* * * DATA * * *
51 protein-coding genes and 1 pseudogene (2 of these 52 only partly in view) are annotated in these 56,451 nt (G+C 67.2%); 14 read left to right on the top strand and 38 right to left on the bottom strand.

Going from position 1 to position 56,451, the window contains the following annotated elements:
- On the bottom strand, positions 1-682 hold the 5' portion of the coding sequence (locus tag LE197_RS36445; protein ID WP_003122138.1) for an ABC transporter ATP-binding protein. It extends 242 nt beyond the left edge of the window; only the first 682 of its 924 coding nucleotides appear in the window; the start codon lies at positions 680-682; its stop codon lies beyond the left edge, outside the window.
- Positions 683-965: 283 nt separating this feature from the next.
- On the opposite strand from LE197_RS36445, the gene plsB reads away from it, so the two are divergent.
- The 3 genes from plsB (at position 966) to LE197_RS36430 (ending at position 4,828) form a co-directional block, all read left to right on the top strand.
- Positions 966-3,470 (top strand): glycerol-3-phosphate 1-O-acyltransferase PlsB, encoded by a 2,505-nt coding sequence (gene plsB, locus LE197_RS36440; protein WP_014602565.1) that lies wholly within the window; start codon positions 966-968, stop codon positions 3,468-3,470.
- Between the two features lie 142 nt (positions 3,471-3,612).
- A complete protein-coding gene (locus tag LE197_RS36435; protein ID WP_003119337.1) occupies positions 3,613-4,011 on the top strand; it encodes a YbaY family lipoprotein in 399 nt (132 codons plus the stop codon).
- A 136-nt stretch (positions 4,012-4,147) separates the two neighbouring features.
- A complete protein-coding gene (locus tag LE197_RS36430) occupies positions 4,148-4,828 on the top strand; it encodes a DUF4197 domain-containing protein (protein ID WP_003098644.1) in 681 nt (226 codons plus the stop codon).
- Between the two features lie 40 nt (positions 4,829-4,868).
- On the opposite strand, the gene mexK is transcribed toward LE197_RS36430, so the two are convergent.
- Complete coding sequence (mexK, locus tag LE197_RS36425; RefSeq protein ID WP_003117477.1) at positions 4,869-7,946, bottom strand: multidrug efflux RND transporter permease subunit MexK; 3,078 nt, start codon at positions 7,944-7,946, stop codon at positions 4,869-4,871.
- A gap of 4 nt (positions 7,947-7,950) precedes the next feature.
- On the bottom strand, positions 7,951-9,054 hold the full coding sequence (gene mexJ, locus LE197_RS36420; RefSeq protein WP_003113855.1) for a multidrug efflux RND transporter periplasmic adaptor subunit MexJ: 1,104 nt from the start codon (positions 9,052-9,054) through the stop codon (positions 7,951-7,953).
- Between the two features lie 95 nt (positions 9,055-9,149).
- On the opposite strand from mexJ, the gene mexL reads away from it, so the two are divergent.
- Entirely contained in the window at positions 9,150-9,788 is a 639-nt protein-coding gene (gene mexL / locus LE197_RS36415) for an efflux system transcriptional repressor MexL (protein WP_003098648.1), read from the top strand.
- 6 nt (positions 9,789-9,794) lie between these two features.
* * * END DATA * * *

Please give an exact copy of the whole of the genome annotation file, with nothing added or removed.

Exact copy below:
51 protein-coding genes and 1 pseudogene (2 of these 52 only partly in view) are annotated in these 56,451 nt (G+C 67.2%); 14 read left to right on the top strand and 38 right to left on the bottom strand.

Going from position 1 to position 56,451, the window contains the following annotated elements:
- On the bottom strand, positions 1-682 hold the 5' portion of the coding sequence (locus tag LE197_RS36445; protein ID WP_003122138.1) for an ABC transporter ATP-binding protein. It extends 242 nt beyond the left edge of the window; only the first 682 of its 924 coding nucleotides appear in the window; the start codon lies at positions 680-682; its stop codon lies beyond the left edge, outside the window.
- Positions 683-965: 283 nt separating this feature from the next.
- On the opposite strand from LE197_RS36445, the gene plsB reads away from it, so the two are divergent.
- The 3 genes from plsB (at position 966) to LE197_RS36430 (ending at position 4,828) form a co-directional block, all read left to right on the top strand.
- Positions 966-3,470 (top strand): glycerol-3-phosphate 1-O-acyltransferase PlsB, encoded by a 2,505-nt coding sequence (gene plsB, locus LE197_RS36440; protein WP_014602565.1) that lies wholly within the window; start codon positions 966-968, stop codon positions 3,468-3,470.
- Between the two features lie 142 nt (positions 3,471-3,612).
- A complete protein-coding gene (locus tag LE197_RS36435; protein ID WP_003119337.1) occupies positions 3,613-4,011 on the top strand; it encodes a YbaY family lipoprotein in 399 nt (132 codons plus the stop codon).
- A 136-nt stretch (positions 4,012-4,147) separates the two neighbouring features.
- A complete protein-coding gene (locus tag LE197_RS36430) occupies positions 4,148-4,828 on the top strand; it encodes a DUF4197 domain-containing protein (protein ID WP_003098644.1) in 681 nt (226 codons plus the stop codon).
- Between the two features lie 40 nt (positions 4,829-4,868).
- On the opposite strand, the gene mexK is transcribed toward LE197_RS36430, so the two are convergent.
- Complete coding sequence (mexK, locus tag LE197_RS36425; RefSeq protein ID WP_003117477.1) at positions 4,869-7,946, bottom strand: multidrug efflux RND transporter permease subunit MexK; 3,078 nt, start codon at positions 7,944-7,946, stop codon at positions 4,869-4,871.
- A gap of 4 nt (positions 7,947-7,950) precedes the next feature.
- On the bottom strand, positions 7,951-9,054 hold the full coding sequence (gene mexJ, locus LE197_RS36420; RefSeq protein WP_003113855.1) for a multidrug efflux RND transporter periplasmic adaptor subunit MexJ: 1,104 nt from the start codon (positions 9,052-9,054) through the stop codon (positions 7,951-7,953).
- Between the two features lie 95 nt (positions 9,055-9,149).
- On the opposite strand from mexJ, the gene mexL reads away from it, so the two are divergent.
- Entirely contained in the window at positions 9,150-9,788 is a 639-nt protein-coding gene (gene mexL / locus LE197_RS36415) for an efflux system transcriptional repressor MexL (protein WP_003098648.1), read from the top strand.
- 6 nt (positions 9,789-9,794) lie between these two features.